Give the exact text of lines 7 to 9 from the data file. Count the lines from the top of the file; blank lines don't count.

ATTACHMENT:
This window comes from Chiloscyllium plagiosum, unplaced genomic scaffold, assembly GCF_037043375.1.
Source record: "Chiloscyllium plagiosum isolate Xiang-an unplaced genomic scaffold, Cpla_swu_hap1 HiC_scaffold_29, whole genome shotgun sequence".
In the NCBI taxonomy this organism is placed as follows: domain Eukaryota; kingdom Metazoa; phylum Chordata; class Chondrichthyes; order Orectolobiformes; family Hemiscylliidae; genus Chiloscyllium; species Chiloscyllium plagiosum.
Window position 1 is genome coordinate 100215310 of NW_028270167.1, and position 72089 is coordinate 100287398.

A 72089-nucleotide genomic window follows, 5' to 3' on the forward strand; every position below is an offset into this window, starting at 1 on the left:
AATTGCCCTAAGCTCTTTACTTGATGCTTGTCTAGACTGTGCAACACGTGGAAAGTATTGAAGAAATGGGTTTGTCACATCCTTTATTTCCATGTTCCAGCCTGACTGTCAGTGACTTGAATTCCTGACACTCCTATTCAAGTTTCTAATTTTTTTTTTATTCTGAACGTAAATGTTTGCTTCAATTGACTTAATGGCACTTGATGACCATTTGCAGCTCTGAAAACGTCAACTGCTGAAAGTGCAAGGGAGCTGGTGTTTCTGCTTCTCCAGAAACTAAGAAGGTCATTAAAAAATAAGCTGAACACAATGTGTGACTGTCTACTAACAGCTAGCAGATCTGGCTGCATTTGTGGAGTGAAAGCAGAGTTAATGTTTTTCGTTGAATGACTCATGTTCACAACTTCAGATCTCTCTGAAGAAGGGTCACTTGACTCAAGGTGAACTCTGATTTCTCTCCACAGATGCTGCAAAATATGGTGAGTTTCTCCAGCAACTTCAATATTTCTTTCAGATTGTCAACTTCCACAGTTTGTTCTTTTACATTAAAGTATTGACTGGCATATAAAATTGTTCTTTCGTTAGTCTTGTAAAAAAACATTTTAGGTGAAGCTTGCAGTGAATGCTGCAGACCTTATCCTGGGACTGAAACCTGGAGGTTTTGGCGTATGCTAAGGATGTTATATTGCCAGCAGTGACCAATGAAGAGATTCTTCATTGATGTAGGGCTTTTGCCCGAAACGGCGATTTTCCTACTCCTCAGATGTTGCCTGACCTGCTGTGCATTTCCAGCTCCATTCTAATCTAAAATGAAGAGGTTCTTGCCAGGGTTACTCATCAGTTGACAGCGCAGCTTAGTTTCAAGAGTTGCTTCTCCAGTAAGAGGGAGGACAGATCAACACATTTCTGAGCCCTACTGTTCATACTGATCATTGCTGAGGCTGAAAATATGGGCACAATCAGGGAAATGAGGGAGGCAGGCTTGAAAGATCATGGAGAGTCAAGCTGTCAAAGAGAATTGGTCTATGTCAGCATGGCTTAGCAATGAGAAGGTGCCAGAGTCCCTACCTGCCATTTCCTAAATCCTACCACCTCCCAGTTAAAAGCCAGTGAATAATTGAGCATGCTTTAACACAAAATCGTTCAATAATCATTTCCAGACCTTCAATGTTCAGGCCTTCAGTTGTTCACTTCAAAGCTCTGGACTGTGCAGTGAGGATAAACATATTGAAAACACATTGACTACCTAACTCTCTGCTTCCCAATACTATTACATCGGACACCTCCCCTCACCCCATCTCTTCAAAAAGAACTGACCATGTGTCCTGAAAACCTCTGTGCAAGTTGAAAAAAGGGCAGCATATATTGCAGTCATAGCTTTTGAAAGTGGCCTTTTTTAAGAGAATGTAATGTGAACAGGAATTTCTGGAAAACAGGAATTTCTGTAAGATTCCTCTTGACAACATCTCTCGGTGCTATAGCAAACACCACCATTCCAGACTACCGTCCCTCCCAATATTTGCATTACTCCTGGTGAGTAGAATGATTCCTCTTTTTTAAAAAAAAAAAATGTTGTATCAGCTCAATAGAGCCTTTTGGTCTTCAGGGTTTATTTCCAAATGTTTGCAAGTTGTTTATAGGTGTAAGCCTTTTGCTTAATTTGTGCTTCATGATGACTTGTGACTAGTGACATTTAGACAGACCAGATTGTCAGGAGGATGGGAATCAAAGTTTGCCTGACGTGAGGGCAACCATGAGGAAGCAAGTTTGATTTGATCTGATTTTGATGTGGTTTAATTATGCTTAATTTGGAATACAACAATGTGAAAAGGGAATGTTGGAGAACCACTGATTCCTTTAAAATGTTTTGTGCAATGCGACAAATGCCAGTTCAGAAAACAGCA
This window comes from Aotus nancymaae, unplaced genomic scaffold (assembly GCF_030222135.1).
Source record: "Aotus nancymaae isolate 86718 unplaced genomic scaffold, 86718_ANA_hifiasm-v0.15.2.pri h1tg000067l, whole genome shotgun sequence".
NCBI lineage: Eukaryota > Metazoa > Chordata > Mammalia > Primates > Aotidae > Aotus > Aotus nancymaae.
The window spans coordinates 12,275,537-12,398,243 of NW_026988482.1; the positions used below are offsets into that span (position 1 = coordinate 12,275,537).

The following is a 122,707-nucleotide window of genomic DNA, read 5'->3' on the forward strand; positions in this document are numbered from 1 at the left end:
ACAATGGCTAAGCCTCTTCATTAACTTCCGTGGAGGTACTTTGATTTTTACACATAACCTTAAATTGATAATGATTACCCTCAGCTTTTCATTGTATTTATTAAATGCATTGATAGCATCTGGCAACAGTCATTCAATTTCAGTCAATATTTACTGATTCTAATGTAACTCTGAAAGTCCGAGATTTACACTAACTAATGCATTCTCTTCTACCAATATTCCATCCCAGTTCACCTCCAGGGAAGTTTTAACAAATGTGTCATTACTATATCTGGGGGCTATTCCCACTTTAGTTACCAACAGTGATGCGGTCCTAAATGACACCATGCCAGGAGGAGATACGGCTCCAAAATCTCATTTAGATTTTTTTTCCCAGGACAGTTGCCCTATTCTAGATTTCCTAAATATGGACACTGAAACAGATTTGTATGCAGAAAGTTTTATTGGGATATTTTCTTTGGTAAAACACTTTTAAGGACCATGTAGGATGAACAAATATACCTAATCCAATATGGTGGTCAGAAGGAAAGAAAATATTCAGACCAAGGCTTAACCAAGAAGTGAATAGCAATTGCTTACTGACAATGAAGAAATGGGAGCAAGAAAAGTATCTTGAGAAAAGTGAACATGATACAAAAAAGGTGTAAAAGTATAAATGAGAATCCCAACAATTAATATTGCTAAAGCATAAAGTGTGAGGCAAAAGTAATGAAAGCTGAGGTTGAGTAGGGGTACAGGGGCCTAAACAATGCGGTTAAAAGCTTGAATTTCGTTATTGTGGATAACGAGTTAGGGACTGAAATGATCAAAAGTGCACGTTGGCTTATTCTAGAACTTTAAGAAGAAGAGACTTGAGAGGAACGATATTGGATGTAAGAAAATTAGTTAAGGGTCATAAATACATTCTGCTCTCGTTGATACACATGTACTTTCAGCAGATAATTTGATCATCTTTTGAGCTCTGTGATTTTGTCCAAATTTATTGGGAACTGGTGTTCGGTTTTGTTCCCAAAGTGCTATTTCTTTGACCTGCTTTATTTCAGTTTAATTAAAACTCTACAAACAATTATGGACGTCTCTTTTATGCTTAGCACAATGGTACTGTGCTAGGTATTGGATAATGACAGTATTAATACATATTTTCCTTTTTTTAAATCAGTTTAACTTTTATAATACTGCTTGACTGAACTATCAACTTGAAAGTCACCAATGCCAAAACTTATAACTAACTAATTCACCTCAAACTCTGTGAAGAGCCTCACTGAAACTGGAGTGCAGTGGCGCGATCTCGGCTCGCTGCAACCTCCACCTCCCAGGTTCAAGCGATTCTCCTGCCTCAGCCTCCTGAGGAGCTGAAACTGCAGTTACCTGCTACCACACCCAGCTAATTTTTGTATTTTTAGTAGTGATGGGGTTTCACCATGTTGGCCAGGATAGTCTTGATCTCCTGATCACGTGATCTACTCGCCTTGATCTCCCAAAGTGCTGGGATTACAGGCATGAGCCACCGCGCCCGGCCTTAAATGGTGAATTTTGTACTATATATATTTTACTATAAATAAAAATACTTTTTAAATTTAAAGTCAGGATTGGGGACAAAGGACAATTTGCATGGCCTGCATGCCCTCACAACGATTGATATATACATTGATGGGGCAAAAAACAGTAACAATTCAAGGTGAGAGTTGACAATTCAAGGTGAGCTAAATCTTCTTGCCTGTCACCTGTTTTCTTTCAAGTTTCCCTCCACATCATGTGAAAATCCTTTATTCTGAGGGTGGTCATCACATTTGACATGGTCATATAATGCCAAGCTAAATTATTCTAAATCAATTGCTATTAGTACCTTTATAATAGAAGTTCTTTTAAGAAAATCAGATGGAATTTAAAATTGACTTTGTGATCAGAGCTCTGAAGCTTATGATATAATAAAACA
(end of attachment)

This window comes from Aotus nancymaae, unplaced genomic scaffold (assembly GCF_030222135.1).
Source record: "Aotus nancymaae isolate 86718 unplaced genomic scaffold, 86718_ANA_hifiasm-v0.15.2.pri h1tg000067l, whole genome shotgun sequence".
NCBI lineage: Eukaryota > Metazoa > Chordata > Mammalia > Primates > Aotidae > Aotus > Aotus nancymaae.